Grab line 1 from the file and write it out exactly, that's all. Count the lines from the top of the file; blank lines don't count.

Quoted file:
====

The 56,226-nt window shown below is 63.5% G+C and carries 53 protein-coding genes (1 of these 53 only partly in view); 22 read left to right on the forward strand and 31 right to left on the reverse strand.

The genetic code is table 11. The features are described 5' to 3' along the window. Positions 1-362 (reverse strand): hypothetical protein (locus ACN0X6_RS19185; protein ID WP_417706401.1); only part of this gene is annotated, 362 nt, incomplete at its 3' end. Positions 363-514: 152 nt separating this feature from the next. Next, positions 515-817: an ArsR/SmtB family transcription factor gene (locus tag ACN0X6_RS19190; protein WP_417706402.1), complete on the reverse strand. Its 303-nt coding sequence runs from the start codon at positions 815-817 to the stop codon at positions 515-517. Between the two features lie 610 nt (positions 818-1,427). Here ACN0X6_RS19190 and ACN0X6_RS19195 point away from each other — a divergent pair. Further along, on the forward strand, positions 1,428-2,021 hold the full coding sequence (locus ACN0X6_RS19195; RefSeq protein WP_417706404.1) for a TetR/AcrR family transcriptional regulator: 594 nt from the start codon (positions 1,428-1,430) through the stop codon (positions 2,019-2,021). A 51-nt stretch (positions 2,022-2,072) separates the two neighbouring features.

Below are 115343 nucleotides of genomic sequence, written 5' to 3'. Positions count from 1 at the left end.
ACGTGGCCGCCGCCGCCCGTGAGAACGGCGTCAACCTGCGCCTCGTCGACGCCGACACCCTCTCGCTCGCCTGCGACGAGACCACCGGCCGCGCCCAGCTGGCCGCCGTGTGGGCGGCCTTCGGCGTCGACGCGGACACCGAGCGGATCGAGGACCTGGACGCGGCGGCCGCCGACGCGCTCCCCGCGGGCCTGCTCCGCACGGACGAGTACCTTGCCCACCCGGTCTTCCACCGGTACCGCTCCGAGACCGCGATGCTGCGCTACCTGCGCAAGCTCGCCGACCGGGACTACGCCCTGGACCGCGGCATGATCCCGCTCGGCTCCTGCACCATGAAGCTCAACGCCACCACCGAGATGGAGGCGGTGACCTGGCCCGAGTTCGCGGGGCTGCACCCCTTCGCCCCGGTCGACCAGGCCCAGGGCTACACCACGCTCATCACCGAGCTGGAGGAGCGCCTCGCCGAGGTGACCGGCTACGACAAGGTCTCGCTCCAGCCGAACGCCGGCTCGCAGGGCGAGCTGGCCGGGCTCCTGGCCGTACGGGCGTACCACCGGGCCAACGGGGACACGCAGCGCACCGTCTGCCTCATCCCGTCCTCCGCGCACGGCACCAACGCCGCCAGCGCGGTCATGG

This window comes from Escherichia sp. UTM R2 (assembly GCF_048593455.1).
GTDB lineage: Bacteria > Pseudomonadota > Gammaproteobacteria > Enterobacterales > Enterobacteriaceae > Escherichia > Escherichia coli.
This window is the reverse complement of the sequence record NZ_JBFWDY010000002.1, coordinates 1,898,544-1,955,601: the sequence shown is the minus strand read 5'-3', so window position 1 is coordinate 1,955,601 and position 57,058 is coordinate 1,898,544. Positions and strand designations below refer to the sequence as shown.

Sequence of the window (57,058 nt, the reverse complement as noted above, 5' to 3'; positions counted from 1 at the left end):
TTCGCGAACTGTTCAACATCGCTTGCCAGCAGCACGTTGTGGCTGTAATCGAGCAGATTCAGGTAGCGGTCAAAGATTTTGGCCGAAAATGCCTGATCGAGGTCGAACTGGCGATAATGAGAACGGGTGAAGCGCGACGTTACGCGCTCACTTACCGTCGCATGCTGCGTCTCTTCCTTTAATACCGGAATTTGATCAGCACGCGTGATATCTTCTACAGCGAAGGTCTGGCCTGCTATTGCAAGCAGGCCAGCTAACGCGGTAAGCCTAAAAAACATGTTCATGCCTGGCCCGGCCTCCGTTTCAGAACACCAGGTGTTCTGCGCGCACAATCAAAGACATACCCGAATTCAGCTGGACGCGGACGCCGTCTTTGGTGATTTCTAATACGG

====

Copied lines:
The 56,226-nt window shown below is 63.5% G+C and carries 53 protein-coding genes (1 of these 53 only partly in view); 22 read left to right on the forward strand and 31 right to left on the reverse strand.